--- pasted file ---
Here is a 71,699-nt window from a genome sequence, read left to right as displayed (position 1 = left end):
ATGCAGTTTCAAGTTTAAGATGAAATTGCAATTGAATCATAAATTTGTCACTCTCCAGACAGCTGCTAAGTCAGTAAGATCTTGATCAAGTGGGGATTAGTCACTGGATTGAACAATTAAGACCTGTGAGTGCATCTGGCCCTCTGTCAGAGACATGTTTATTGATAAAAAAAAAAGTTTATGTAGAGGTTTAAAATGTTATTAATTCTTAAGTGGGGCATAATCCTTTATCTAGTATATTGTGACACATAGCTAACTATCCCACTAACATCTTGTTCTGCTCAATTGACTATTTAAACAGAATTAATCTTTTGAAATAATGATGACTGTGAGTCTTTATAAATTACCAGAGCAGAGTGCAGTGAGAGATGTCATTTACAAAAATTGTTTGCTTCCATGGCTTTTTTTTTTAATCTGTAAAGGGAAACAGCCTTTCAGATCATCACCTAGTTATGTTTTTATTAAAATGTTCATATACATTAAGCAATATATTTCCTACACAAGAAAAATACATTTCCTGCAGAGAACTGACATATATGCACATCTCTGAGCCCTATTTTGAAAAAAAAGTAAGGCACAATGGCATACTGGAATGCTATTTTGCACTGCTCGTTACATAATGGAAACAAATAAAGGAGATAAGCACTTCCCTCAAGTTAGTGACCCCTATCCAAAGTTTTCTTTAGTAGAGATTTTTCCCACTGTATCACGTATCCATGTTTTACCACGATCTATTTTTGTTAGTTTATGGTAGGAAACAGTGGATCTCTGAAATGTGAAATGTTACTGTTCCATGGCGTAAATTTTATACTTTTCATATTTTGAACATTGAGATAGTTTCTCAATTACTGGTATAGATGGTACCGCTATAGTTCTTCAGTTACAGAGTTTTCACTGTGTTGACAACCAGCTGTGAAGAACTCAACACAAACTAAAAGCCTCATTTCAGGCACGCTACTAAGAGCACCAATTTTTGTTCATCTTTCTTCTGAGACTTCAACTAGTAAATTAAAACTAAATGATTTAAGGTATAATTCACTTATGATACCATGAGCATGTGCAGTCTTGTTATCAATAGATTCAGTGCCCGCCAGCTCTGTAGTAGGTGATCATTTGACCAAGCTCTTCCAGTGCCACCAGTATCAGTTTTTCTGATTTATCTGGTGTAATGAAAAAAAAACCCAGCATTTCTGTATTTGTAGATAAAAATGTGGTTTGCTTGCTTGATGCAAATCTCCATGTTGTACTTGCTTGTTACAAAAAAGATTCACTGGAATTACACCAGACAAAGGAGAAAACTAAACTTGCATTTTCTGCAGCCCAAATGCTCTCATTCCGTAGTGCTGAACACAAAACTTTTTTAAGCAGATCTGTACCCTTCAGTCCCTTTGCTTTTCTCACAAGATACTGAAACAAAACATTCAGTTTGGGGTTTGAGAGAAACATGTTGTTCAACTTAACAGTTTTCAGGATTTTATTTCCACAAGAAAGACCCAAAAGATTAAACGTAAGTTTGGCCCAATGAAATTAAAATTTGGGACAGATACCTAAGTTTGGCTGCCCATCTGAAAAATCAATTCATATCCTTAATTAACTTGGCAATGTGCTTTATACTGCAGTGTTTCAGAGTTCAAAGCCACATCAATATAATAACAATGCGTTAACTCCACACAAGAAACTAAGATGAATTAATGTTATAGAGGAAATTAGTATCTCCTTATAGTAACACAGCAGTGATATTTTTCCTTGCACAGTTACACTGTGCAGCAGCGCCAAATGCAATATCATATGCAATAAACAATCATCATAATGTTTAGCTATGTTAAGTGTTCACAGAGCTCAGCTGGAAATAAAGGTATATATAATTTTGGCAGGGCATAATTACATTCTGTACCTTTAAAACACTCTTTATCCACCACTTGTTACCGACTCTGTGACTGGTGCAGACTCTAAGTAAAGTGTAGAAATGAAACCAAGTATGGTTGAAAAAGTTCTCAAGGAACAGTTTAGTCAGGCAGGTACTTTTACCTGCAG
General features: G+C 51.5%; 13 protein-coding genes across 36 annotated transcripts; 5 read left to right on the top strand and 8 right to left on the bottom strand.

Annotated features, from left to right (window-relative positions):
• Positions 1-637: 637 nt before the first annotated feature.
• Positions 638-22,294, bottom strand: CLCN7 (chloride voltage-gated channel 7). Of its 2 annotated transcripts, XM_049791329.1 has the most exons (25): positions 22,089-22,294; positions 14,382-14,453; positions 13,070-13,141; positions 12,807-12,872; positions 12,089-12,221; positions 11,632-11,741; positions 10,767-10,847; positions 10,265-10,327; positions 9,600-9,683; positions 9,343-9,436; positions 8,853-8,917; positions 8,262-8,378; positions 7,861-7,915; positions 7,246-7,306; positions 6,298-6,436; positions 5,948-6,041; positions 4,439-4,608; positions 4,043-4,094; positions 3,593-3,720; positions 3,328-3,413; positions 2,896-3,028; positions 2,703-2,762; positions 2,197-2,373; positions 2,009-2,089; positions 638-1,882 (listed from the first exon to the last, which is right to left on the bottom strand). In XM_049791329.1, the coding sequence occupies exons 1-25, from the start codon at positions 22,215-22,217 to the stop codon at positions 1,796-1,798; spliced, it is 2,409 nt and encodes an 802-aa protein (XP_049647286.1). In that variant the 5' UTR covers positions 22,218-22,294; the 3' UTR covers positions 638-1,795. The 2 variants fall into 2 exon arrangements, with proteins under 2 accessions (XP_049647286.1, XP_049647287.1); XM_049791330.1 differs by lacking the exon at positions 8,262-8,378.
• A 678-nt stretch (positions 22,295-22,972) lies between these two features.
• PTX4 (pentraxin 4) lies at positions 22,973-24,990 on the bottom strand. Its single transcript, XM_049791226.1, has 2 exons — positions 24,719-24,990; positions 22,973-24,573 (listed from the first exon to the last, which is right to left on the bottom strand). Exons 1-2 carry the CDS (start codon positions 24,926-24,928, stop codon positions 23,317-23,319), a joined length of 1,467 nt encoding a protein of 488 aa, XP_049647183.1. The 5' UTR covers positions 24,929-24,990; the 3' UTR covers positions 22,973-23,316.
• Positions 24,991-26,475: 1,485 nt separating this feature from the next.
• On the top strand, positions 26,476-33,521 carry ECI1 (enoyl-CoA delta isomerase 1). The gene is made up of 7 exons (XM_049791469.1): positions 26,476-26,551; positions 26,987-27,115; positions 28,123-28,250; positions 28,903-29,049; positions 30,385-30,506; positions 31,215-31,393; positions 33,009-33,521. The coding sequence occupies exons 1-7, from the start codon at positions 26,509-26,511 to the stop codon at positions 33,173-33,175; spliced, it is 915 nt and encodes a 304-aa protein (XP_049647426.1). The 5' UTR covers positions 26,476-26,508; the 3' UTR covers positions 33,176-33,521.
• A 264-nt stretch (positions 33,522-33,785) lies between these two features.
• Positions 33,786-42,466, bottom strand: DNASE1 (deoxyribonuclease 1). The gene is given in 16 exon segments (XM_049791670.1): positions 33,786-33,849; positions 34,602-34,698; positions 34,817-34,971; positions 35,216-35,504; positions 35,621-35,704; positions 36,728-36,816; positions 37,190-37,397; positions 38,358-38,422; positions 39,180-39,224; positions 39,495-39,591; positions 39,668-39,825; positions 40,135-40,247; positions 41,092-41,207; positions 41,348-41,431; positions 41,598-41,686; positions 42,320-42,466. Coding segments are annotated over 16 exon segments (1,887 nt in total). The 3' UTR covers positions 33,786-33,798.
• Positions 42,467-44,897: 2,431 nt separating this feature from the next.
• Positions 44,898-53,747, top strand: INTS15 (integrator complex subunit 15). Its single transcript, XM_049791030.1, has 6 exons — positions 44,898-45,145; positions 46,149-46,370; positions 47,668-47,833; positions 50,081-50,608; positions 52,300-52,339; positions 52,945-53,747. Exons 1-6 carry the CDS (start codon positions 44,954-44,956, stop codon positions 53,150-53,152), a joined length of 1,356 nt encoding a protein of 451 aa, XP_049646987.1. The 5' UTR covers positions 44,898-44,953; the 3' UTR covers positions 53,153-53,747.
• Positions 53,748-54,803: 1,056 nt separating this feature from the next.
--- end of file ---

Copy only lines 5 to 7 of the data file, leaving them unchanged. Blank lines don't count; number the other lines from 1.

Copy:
• Positions 1-637: 637 nt before the first annotated feature.
• Positions 638-22,294, bottom strand: CLCN7 (chloride voltage-gated channel 7). Of its 2 annotated transcripts, XM_049791329.1 has the most exons (25): positions 22,089-22,294; positions 14,382-14,453; positions 13,070-13,141; positions 12,807-12,872; positions 12,089-12,221; positions 11,632-11,741; positions 10,767-10,847; positions 10,265-10,327; positions 9,600-9,683; positions 9,343-9,436; positions 8,853-8,917; positions 8,262-8,378; positions 7,861-7,915; positions 7,246-7,306; positions 6,298-6,436; positions 5,948-6,041; positions 4,439-4,608; positions 4,043-4,094; positions 3,593-3,720; positions 3,328-3,413; positions 2,896-3,028; positions 2,703-2,762; positions 2,197-2,373; positions 2,009-2,089; positions 638-1,882 (listed from the first exon to the last, which is right to left on the bottom strand). In XM_049791329.1, the coding sequence occupies exons 1-25, from the start codon at positions 22,215-22,217 to the stop codon at positions 1,796-1,798; spliced, it is 2,409 nt and encodes an 802-aa protein (XP_049647286.1). In that variant the 5' UTR covers positions 22,218-22,294; the 3' UTR covers positions 638-1,795. The 2 variants fall into 2 exon arrangements, with proteins under 2 accessions (XP_049647286.1, XP_049647287.1); XM_049791330.1 differs by lacking the exon at positions 8,262-8,378.
• A 678-nt stretch (positions 22,295-22,972) lies between these two features.